Do notice that, despite the name, the rules for no gravity can actually be used on both to Zero Gravity and enviroments such as outside of a space ship or on the surface of an asteroid (Microgravity), since they do allow your character to move if you have a surface to push off from.

No air

The Enviromental Rules cover the lack of breathable air, or water, for aquatic creatures, or whatever you breath to stay alive:


A character who has no air to breathe can hold her breath for 2 rounds per point of Constitution. If a character takes a standard or full-round action, the remaining duration that the character can hold her breath is reduced by 1 round. After this period of time, the character must make a DC 10 Constitution check in order to continue holding her breath. The check must be repeated each round, with the DC increasing by +1 for each previous success.

When the character fails one of these Constitution checks, she begins to suffocate. In the first round, she falls unconscious (0 hit points). In the following round, she drops to –1 hit points and is dying. In the third round, she suffocates.

The space is not cold

Since the atmosphere of the moon is practically nonexistant, creatures on the surface of the moon are subject to the enviroment of space, which, unlike popular belief, is not exactly cold, that will depend on the surrounding stars (in our case, the Sun).

The temperature on the surface of the moon will depend on whether those creatures are on the bright side of the moon (about 123°C, or on her shadow (which is about -150°C).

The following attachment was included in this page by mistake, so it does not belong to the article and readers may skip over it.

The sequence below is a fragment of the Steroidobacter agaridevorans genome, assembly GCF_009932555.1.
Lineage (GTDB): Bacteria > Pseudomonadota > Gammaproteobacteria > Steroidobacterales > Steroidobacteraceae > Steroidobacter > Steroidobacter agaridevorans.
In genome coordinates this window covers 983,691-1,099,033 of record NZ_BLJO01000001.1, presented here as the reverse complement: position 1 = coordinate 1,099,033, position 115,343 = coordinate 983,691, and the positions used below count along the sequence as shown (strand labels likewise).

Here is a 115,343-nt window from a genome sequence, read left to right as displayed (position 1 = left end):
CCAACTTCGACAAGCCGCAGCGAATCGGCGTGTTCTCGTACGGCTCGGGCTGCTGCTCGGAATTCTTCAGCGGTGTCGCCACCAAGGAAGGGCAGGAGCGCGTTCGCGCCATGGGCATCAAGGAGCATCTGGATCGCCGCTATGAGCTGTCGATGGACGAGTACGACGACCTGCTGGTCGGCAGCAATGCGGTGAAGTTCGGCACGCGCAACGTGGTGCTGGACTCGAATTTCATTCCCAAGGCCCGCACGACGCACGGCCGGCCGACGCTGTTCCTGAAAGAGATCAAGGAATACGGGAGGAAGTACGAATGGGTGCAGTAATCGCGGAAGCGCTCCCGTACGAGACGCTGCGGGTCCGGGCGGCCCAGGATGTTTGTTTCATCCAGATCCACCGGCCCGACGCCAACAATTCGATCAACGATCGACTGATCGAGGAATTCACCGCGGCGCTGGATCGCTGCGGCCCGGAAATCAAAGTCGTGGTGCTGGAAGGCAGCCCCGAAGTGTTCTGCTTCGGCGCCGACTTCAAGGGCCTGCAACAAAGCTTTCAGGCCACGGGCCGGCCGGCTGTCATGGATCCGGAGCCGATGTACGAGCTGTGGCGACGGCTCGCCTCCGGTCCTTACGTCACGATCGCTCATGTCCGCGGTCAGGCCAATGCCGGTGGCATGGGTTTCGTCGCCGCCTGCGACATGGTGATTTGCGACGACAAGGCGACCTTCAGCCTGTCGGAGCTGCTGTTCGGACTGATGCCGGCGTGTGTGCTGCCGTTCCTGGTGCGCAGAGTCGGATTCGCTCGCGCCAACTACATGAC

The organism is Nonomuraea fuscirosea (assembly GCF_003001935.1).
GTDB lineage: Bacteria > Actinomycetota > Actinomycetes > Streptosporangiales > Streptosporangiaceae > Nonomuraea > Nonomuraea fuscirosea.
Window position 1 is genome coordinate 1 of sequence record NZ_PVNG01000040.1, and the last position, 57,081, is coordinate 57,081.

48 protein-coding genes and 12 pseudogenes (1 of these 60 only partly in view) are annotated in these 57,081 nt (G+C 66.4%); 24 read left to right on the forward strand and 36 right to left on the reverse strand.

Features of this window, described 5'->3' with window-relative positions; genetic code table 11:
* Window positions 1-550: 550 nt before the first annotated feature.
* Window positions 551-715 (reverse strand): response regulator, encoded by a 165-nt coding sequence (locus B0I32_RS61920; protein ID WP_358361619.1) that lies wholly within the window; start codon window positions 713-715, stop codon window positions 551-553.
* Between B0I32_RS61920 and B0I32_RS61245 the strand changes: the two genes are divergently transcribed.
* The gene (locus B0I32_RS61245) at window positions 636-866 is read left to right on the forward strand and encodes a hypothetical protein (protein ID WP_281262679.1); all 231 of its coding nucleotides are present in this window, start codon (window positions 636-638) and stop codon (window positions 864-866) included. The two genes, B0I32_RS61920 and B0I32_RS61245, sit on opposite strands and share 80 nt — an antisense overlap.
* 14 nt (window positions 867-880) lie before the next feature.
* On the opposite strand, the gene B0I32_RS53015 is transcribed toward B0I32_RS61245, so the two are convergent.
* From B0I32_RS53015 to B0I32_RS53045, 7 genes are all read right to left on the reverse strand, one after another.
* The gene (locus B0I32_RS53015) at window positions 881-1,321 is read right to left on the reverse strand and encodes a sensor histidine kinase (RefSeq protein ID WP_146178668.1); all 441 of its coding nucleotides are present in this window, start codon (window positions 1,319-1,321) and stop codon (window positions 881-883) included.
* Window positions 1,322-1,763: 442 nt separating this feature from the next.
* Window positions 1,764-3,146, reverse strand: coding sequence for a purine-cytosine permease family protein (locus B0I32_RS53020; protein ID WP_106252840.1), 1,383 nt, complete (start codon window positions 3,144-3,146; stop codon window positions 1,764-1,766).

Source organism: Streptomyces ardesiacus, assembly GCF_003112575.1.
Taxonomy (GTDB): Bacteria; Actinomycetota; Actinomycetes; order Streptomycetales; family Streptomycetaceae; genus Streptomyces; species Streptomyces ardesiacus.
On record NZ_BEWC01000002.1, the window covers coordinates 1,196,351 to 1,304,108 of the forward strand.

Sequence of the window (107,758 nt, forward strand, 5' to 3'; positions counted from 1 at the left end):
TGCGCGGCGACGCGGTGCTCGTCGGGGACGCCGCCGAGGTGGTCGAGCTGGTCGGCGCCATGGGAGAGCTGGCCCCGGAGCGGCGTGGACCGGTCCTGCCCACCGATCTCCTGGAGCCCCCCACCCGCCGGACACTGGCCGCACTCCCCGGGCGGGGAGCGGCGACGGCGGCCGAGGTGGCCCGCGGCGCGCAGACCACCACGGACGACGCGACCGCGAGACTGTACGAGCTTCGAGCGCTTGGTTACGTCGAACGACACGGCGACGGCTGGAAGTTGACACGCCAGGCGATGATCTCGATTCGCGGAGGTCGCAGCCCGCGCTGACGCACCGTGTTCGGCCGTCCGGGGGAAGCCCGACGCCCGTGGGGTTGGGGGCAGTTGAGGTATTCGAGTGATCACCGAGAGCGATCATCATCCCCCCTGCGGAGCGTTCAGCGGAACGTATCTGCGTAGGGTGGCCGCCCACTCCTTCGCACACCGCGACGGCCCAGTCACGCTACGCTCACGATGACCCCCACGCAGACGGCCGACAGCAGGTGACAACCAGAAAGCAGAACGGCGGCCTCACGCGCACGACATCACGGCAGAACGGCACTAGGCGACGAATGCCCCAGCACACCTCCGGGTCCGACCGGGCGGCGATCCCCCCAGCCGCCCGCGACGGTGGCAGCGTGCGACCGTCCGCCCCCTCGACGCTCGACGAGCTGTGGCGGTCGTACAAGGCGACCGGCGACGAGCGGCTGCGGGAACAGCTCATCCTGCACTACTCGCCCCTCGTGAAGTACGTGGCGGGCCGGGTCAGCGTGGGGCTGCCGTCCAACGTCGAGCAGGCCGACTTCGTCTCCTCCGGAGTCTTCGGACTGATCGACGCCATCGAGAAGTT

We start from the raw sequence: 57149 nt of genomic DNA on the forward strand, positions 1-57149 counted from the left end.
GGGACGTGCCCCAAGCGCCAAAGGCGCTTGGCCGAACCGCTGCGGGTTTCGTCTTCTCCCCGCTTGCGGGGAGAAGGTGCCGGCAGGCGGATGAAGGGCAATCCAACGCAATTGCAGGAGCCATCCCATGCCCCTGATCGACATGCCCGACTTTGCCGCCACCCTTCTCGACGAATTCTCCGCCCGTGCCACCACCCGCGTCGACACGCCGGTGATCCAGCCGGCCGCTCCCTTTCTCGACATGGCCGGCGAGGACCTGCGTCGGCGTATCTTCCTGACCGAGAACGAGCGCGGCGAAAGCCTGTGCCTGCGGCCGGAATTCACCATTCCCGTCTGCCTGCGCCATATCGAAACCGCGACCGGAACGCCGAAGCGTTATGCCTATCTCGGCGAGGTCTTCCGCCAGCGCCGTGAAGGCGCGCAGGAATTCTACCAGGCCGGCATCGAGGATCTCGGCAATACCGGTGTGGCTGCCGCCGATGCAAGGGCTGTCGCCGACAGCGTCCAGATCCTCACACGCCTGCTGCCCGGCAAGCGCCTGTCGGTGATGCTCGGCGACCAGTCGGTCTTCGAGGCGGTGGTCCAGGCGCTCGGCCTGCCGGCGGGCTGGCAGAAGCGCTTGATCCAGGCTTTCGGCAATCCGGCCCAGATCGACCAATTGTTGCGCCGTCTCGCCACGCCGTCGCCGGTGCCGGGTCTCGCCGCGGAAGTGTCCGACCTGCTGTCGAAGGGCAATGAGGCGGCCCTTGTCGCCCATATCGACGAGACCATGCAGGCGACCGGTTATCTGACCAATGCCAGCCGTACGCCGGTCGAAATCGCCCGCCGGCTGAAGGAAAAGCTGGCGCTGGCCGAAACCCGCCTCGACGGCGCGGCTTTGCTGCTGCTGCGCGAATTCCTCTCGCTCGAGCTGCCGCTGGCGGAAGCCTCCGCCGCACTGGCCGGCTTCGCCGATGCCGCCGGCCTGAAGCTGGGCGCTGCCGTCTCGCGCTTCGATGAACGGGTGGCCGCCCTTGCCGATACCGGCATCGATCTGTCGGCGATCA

But creatures are subject to the lack of warm from a planetary normal atmosphere, and will eventually lose body heat.

Again, the Enviromental Rules have a set of rules regarding cold enviroments, though these rules were designed for cold weather rather than space travel.

If the creatures are on the moon's shadow, you could say they are dead within a few turns unless they have cold immunity somehow.

Extreme cold (below –20° F) deals 1d6 points of lethal damage per minute (no save). In addition, a character must make a Fortitude save (DC 15, +1 per previous check) or take 1d4 points of nonlethal damage.

If they are on the moon's bright side, they should actually be vulnerably to Extreme Heat instead of cold, and are probably vulnerable to solar radiation. But rules as written, they only really need Energy Resistance (cold) 6, as these rules don't make a distinction between -20°C and -150°C.

In severe heat (above 110° F), a character must make a Fortitude save once every 10 minutes (DC 15, +1 for each previous check) or take 1d4 points of nonlethal damage. Characters wearing heavy clothing or armor of any sort take a –4 penalty on their saves. A character with the Survival skill may receive a bonus on this saving throw and might be able to apply this bonus to other characters as well (see the Survival skill in Using Skills). Characters reduced to unconsciousness begin taking lethal damage (1d4 points per each 10-minute period).